Tata BlueScope Steel JV shows how Australian manufacturers can tap new markets overseas

The joint venture between Australia’s BlueScope Steel and India’s Tata Steel shows the way forward for Australian manufacturers to find new markets and revenues overseas.

While BlueScope Steel’s origins are firmly rooted in Australia, the company has, through a string of successful global partnerships taken Australian innovation, technology and expertise to diverse markets such as North America, Saudi Arabia and India, where the company established a joint venture in 2005 with the Tata conglomerate.

Tata BlueScope Steel has three business divisions in India offering premium brand steel products for building and construction. The company has four state-of-the-art manufacturing plants, supported by a network of sales offices, and is governed by a board comprising of representatives from both companies.

BlueScope chose the JV route in India because of Tata’s local brand recognition, corporate values, and strong growth ambitions, as well as a marketing and branding ethos similar to BlueScope.

Tata BlueScope CFO, Shyamsunder, an Australian national, says the move into South Asia has helped BlueScope increase revenue, though operating in an economy of rapid growth yet poor infrastructure initially posed a few challenges.

Shyamsunder explains the Indian market is highly price sensitive, with premium pricing achievable only after a product has proven its value, which can take a long time. He adds that having a global brand does not guarantee acceptance by the local market. The company had to first build brand value, which is why it was important to have a strong, well-recognised local partner.

India’s strong business culture, which Shyamsunder says is different from other South-East Asian countries, is often misunderstood or underestimated. He says English literacy, numeracy, and engineering skills are strong in India, giving the country an edge in business and entrepreneurialism.

That India has a strong, confident business culture; even people at the corporate leadership level are entrepreneurial; and Indian companies are prudent about investments, are some of the key takeaways for Shyamsunder.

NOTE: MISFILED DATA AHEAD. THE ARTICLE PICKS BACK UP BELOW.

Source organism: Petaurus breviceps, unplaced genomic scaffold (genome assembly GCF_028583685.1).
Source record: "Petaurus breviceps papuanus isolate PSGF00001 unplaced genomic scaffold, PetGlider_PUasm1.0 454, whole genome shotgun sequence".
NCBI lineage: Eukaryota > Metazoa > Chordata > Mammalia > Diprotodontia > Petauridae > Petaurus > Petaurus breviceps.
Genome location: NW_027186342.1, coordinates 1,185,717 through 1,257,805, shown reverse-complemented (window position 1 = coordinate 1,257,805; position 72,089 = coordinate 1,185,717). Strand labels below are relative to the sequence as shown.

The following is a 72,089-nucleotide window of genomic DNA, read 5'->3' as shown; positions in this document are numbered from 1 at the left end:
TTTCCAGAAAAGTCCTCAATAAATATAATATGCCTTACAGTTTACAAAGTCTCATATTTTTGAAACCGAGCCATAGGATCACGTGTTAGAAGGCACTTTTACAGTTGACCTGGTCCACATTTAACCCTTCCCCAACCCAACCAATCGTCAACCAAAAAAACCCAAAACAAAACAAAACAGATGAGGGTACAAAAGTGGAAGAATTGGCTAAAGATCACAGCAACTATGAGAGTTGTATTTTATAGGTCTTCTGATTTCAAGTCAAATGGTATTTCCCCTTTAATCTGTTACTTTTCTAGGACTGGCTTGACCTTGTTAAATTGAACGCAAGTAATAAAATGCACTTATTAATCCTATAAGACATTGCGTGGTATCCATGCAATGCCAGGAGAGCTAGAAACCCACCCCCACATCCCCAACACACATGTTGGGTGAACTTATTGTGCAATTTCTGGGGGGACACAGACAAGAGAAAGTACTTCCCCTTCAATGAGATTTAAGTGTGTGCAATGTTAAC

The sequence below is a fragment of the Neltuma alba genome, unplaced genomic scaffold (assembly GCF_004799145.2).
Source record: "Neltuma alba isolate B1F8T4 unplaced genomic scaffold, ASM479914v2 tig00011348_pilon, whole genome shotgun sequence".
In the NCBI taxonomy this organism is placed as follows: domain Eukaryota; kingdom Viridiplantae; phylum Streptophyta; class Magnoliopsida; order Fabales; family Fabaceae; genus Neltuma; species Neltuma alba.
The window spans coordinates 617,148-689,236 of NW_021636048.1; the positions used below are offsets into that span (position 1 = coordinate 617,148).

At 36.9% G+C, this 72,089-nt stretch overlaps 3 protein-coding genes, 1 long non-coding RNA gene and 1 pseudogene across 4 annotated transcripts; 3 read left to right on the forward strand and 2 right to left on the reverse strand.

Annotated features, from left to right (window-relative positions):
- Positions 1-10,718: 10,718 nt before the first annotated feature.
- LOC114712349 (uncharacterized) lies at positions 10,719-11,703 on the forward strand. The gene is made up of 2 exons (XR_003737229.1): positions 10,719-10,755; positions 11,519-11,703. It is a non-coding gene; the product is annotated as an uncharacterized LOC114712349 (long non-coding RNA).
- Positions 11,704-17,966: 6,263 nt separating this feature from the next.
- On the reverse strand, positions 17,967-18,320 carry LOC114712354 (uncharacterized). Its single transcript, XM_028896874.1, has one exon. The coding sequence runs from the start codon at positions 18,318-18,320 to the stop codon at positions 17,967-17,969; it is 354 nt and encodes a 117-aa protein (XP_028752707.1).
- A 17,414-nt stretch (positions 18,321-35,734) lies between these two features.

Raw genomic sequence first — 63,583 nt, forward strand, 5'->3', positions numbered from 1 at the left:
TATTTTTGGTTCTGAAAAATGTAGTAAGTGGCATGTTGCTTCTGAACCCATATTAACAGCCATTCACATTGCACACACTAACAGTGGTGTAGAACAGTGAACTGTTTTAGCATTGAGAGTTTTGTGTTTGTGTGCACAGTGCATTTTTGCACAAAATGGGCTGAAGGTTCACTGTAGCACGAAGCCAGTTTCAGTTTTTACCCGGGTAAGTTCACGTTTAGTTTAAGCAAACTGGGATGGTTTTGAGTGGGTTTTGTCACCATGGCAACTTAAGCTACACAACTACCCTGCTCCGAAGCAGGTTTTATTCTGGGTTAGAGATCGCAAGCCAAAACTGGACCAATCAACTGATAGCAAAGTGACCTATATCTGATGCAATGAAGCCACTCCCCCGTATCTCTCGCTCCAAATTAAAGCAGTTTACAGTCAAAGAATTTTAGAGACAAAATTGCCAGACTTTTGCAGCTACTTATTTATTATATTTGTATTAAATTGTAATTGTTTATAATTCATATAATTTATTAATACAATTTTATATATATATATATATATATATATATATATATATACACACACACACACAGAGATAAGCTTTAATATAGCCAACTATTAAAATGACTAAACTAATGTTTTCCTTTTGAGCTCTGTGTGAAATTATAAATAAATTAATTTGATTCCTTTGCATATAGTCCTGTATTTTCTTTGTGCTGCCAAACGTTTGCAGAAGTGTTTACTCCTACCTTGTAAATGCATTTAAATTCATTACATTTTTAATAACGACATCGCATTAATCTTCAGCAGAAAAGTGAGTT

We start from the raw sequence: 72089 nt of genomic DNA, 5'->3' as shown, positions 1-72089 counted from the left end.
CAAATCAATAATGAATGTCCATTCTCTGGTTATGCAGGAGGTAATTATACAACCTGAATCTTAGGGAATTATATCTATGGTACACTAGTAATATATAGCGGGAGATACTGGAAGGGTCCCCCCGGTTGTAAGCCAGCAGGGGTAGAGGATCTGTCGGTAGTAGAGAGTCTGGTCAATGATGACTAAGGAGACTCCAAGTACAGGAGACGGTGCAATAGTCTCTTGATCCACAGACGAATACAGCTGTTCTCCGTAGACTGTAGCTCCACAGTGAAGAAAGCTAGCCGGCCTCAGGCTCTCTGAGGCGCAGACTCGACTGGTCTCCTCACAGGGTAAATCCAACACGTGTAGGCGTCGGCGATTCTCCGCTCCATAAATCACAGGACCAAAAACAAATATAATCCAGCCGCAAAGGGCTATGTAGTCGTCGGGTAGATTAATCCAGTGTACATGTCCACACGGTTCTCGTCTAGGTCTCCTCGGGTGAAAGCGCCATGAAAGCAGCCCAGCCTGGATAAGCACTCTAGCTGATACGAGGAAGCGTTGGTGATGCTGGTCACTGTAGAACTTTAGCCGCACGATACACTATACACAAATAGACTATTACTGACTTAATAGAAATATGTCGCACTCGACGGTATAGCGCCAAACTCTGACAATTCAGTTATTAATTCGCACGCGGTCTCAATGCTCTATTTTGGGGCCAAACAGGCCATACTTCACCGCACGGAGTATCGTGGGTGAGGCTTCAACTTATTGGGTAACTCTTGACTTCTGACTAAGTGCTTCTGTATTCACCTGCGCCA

He notes that the country has a hierarchical and paternalistic management style where subordinates, even highly qualified experts, consult with the boss on every decision. Protecting intellectual property, careful use of language, and respect for cultural and religious sensitivities are important considerations while doing business in India.

According to Shyamsunder, to succeed in India, one must first ensure that entering the Indian market is a strategic fit to their longer-term business plans, and then prepare for a very long haul. One should avoid the temptation to enter India just because it is a fast-growing economy.

One must take the time to understand each market, become a local operator, and develop enduring relationships, which will require perseverance and patience. Determining a sustainable competitive advantage, be it with cheaper access to raw material, a lower cost base, or strong relationships, is also important.

Frequent review of business performance and maintaining high standards are advised. Making any change to the work culture and systems will need to be done without alienating the local management and partner. ‘Think local’ is a significant message from Shyamsunder who believes management must support the local business and have strong allegiance to local communities, given that India has a highly unionised labour force.

He concludes by saying that a well led and adaptive Australian company can overcome these issues and create important new markets and revenue streams in India.